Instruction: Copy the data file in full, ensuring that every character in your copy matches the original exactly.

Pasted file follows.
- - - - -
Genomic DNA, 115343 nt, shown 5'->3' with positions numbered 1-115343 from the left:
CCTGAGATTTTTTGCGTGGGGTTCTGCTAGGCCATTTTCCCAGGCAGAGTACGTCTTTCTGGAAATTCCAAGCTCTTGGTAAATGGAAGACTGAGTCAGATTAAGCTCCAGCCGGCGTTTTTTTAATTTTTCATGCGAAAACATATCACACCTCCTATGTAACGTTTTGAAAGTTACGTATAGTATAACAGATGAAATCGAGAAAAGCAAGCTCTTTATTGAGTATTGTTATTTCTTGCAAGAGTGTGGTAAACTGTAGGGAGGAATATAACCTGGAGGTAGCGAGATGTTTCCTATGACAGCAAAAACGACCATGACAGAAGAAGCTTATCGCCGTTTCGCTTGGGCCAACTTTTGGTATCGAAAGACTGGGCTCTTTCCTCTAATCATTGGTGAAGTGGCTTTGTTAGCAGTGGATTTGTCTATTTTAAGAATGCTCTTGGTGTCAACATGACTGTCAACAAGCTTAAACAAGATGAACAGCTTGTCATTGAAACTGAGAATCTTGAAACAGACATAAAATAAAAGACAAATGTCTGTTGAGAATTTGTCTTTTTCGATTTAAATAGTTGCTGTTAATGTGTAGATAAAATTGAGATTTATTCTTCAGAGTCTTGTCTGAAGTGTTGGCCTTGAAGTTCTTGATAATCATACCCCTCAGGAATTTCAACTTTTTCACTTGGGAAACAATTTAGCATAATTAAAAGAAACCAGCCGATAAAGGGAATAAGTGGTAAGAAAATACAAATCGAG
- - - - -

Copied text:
Genomic DNA, 115343 nt, shown 5'->3' with positions numbered 1-115343 from the left:
CCTGAGATTTTTTGCGTGGGGTTCTGCTAGGCCATTTTCCCAGGCAGAGTACGTCTTTCTGGAAATTCCAAGCTCTTGGTAAATGGAAGACTGAGTCAGATTAAGCTCCAGCCGGCGTTTTTTTAATTTTTCATGCGAAAACATATCACACCTCCTATGTAACGTTTTGAAAGTTACGTATAGTATAACAGATGAAATCGAGAAAAGCAAGCTCTTTATTGAGTATTGTTATTTCTTGCAAGAGTGTGGTAAACTGTAGGGAGGAATATAACCTGGAGGTAGCGAGATGTTTCCTATGACAGCAAAAACGACCATGACAGAAGAAGCTTATCGCCGTTTCGCTTGGGCCAACTTTTGGTATCGAAAGACTGGGCTCTTTCCTCTAATCATTGGTGAAGTGGCTTTGTTAGCAGTGGATTTGTCTATTTTAAGAATGCTCTTGGTGTCAACATGACTGTCAACAAGCTTAAACAAGATGAACAGCTTGTCATTGAAACTGAGAATCTTGAAACAGACATAAAATAAAAGACAAATGTCTGTTGAGAATTTGTCTTTTTCGATTTAAATAGTTGCTGTTAATGTGTAGATAAAATTGAGATTTATTCTTCAGAGTCTTGTCTGAAGTGTTGGCCTTGAAGTTCTTGATAATCATACCCCTCAGGAATTTCAACTTTTTCACTTGGGAAACAATTTAGCATAATTAAAAGAAACCAGCCGATAAAGGGAATAAGTGGTAAGAAAATACAAATCGAG